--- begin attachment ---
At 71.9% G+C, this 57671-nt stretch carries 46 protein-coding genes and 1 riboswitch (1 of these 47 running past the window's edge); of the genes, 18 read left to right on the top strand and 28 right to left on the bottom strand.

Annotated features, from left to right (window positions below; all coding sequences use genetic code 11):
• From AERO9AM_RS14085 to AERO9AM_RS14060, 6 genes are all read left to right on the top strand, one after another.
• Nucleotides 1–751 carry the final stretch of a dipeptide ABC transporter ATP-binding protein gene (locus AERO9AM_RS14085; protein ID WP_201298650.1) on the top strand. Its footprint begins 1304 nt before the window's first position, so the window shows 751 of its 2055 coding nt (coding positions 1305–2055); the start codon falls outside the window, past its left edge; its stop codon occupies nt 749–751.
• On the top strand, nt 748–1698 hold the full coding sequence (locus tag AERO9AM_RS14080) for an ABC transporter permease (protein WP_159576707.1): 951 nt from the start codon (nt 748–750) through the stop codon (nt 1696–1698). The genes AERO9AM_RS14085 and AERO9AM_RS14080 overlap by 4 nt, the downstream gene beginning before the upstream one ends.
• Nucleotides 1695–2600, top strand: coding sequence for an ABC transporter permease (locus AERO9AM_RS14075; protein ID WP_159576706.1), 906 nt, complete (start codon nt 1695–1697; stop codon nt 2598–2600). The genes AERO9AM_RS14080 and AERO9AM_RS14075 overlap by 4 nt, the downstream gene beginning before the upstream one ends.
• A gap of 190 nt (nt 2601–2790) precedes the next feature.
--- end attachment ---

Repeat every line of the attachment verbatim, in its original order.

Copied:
At 71.9% G+C, this 57671-nt stretch carries 46 protein-coding genes and 1 riboswitch (1 of these 47 running past the window's edge); of the genes, 18 read left to right on the top strand and 28 right to left on the bottom strand.

Annotated features, from left to right (window positions below; all coding sequences use genetic code 11):
• From AERO9AM_RS14085 to AERO9AM_RS14060, 6 genes are all read left to right on the top strand, one after another.
• Nucleotides 1–751 carry the final stretch of a dipeptide ABC transporter ATP-binding protein gene (locus AERO9AM_RS14085; protein ID WP_201298650.1) on the top strand. Its footprint begins 1304 nt before the window's first position, so the window shows 751 of its 2055 coding nt (coding positions 1305–2055); the start codon falls outside the window, past its left edge; its stop codon occupies nt 749–751.
• On the top strand, nt 748–1698 hold the full coding sequence (locus tag AERO9AM_RS14080) for an ABC transporter permease (protein WP_159576707.1): 951 nt from the start codon (nt 748–750) through the stop codon (nt 1696–1698). The genes AERO9AM_RS14085 and AERO9AM_RS14080 overlap by 4 nt, the downstream gene beginning before the upstream one ends.
• Nucleotides 1695–2600, top strand: coding sequence for an ABC transporter permease (locus AERO9AM_RS14075; protein ID WP_159576706.1), 906 nt, complete (start codon nt 1695–1697; stop codon nt 2598–2600). The genes AERO9AM_RS14080 and AERO9AM_RS14075 overlap by 4 nt, the downstream gene beginning before the upstream one ends.
• A gap of 190 nt (nt 2601–2790) precedes the next feature.